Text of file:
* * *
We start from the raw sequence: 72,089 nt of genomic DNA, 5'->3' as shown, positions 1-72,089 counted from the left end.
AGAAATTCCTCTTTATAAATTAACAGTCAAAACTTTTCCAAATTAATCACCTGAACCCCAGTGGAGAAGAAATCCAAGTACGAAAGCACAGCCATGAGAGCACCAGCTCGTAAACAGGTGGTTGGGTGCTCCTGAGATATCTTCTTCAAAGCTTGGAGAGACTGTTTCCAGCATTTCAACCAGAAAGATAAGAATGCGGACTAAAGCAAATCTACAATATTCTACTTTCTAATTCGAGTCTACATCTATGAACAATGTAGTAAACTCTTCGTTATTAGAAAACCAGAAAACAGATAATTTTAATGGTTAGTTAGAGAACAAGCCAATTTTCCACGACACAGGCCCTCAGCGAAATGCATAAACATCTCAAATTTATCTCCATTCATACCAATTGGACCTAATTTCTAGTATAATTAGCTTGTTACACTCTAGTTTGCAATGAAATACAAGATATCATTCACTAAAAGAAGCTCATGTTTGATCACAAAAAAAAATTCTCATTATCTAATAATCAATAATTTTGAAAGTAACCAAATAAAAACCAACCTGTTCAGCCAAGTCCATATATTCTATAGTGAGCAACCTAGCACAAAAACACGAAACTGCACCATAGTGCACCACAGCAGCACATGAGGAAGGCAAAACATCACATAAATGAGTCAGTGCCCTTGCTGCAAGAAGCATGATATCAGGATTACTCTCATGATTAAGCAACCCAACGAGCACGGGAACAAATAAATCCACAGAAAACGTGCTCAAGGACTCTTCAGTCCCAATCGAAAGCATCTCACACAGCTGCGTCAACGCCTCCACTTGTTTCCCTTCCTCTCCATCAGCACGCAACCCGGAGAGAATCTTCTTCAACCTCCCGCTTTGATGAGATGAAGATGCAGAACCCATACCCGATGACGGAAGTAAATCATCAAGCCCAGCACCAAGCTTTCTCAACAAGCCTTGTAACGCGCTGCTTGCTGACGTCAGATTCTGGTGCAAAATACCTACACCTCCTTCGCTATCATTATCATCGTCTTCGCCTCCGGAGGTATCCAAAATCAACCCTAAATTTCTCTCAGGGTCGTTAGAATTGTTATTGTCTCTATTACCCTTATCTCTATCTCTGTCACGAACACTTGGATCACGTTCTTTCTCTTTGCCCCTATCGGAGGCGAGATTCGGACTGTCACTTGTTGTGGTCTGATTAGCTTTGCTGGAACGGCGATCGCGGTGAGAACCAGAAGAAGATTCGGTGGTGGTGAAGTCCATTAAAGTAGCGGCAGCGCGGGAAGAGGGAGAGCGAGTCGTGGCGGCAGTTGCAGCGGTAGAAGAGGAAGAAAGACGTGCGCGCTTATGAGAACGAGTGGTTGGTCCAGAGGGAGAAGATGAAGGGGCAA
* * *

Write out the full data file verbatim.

We start from the raw sequence: 72,089 nt of genomic DNA, 5'->3' as shown, positions 1-72,089 counted from the left end.
AGAAATTCCTCTTTATAAATTAACAGTCAAAACTTTTCCAAATTAATCACCTGAACCCCAGTGGAGAAGAAATCCAAGTACGAAAGCACAGCCATGAGAGCACCAGCTCGTAAACAGGTGGTTGGGTGCTCCTGAGATATCTTCTTCAAAGCTTGGAGAGACTGTTTCCAGCATTTCAACCAGAAAGATAAGAATGCGGACTAAAGCAAATCTACAATATTCTACTTTCTAATTCGAGTCTACATCTATGAACAATGTAGTAAACTCTTCGTTATTAGAAAACCAGAAAACAGATAATTTTAATGGTTAGTTAGAGAACAAGCCAATTTTCCACGACACAGGCCCTCAGCGAAATGCATAAACATCTCAAATTTATCTCCATTCATACCAATTGGACCTAATTTCTAGTATAATTAGCTTGTTACACTCTAGTTTGCAATGAAATACAAGATATCATTCACTAAAAGAAGCTCATGTTTGATCACAAAAAAAAATTCTCATTATCTAATAATCAATAATTTTGAAAGTAACCAAATAAAAACCAACCTGTTCAGCCAAGTCCATATATTCTATAGTGAGCAACCTAGCACAAAAACACGAAACTGCACCATAGTGCACCACAGCAGCACATGAGGAAGGCAAAACATCACATAAATGAGTCAGTGCCCTTGCTGCAAGAAGCATGATATCAGGATTACTCTCATGATTAAGCAACCCAACGAGCACGGGAACAAATAAATCCACAGAAAACGTGCTCAAGGACTCTTCAGTCCCAATCGAAAGCATCTCACACAGCTGCGTCAACGCCTCCACTTGTTTCCCTTCCTCTCCATCAGCACGCAACCCGGAGAGAATCTTCTTCAACCTCCCGCTTTGATGAGATGAAGATGCAGAACCCATACCCGATGACGGAAGTAAATCATCAAGCCCAGCACCAAGCTTTCTCAACAAGCCTTGTAACGCGCTGCTTGCTGACGTCAGATTCTGGTGCAAAATACCTACACCTCCTTCGCTATCATTATCATCGTCTTCGCCTCCGGAGGTATCCAAAATCAACCCTAAATTTCTCTCAGGGTCGTTAGAATTGTTATTGTCTCTATTACCCTTATCTCTATCTCTGTCACGAACACTTGGATCACGTTCTTTCTCTTTGCCCCTATCGGAGGCGAGATTCGGACTGTCACTTGTTGTGGTCTGATTAGCTTTGCTGGAACGGCGATCGCGGTGAGAACCAGAAGAAGATTCGGTGGTGGTGAAGTCCATTAAAGTAGCGGCAGCGCGGGAAGAGGGAGAGCGAGTCGTGGCGGCAGTTGCAGCGGTAGAAGAGGAAGAAAGACGTGCGCGCTTATGAGAACGAGTGGTTGGTCCAGAGGGAGAAGATGAAGGGGCAA